Credit: Darrow Montgomery

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A controversial development in D.C.’s tiniest quadrant is being put on hold after neighbors complained about its size.

The Bard—a joint project spearheaded by the Shakespeare Theatre Company and Erkiletian, a real-estate firm—has caused consternation in the community since the pair proposed building it at 501 I St. SW in 2014. Now, as local blog SWTLQTC and UrbanTurf report, STC and Erkiletian withdrew their latest Planned Unit Development application for the site in a two-page memo on Thursday morning.

On June 29, the nonprofit and the developer submitted a revised PUD to the D.C. Office of Zoning that called for an “artist studio, rehearsal/practice, arts-education/classroom, and nonprofit office spaces [in] one building.” This development would include “at least 136 residential units”—34 of which would be devoted to rent-free “actor and fellow housing”—and measure more than 90 feet tall. On the following day, however, the District’s Office of Planning recommended against holding a public hearing for the project, saying its proposed density and use didn’t comply with D.C.’s Comprehensive Plan for development or a small-area plan for Southwest specifically.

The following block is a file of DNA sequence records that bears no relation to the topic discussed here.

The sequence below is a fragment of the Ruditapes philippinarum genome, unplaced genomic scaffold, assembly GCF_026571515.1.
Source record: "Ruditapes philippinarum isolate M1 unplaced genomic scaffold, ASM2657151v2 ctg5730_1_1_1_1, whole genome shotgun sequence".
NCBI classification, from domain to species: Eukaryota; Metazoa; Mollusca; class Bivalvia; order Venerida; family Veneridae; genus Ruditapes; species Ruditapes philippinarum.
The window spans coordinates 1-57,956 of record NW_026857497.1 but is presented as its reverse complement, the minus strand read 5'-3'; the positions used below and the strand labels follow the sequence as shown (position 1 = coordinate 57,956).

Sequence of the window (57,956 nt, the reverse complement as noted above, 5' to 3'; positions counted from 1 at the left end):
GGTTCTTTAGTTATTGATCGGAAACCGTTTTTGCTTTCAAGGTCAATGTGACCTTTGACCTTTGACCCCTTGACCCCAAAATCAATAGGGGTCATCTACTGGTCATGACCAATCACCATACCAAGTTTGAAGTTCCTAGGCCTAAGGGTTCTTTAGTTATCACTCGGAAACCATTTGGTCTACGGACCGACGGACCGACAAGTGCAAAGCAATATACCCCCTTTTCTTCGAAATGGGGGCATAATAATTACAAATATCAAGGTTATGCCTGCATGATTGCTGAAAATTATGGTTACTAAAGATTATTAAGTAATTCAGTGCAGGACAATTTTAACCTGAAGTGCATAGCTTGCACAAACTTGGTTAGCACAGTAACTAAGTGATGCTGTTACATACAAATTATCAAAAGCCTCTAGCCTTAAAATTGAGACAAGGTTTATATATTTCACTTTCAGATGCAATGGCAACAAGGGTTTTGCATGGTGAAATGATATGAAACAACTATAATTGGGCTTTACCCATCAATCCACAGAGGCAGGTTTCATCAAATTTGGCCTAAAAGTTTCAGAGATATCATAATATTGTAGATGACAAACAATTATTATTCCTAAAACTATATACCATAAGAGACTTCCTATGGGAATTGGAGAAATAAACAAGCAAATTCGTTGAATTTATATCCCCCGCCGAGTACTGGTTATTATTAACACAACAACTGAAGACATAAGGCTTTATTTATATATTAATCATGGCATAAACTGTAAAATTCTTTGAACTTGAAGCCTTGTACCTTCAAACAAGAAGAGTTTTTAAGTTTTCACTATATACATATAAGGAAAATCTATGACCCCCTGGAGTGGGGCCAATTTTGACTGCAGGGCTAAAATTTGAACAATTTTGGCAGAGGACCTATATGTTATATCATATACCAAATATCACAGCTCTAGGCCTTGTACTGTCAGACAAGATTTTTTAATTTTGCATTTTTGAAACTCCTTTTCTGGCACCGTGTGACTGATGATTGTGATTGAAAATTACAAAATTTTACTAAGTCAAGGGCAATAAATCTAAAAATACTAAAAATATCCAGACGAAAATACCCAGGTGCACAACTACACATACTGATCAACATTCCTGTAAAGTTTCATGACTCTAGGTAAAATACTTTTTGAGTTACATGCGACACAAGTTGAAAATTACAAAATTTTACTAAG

“In anticipation of further consultations with the Office of Planning and Advisory Neighborhood Commission 6D, the Applicant intends to modify the project and refile its PUD application in accordance with the 2016 Zoning Regulations,” STC and Erkiletian’s lawyers write in the withdrawal filed earlier today. (City Desk has reached out to STC for comment and will update this post if we hear back.)

While the revised PUD submitted last week contained additional community benefits associated with the project, some Southwest residents did not consider them sufficient. Andrea Pawley—a vocal critic of the development—wrote on her Out, Damned Developer! Out! blog that STC “still [wasn’t] fulfilling its obligations” based on a 2014 agreement it struck, under contested conditions, with the Southwest Neighborhood Assembly. She said neighbors “cheered” OP’s decision.

The Bard and the community kerfuffle surrounding it were the subjects of a 2015 City Paper cover story.

Update, 5:36 p.m.: A spokesperson for STC says the nonprofit and the company plan to refile a PUD in the fall, noting that the most recent version included such benefits as educational programs for schools in the area.  “We’re looking at the project from a holistic standpoint,” he went on to say. “Hopefully, we’ll address more of [the community’s] concerns.”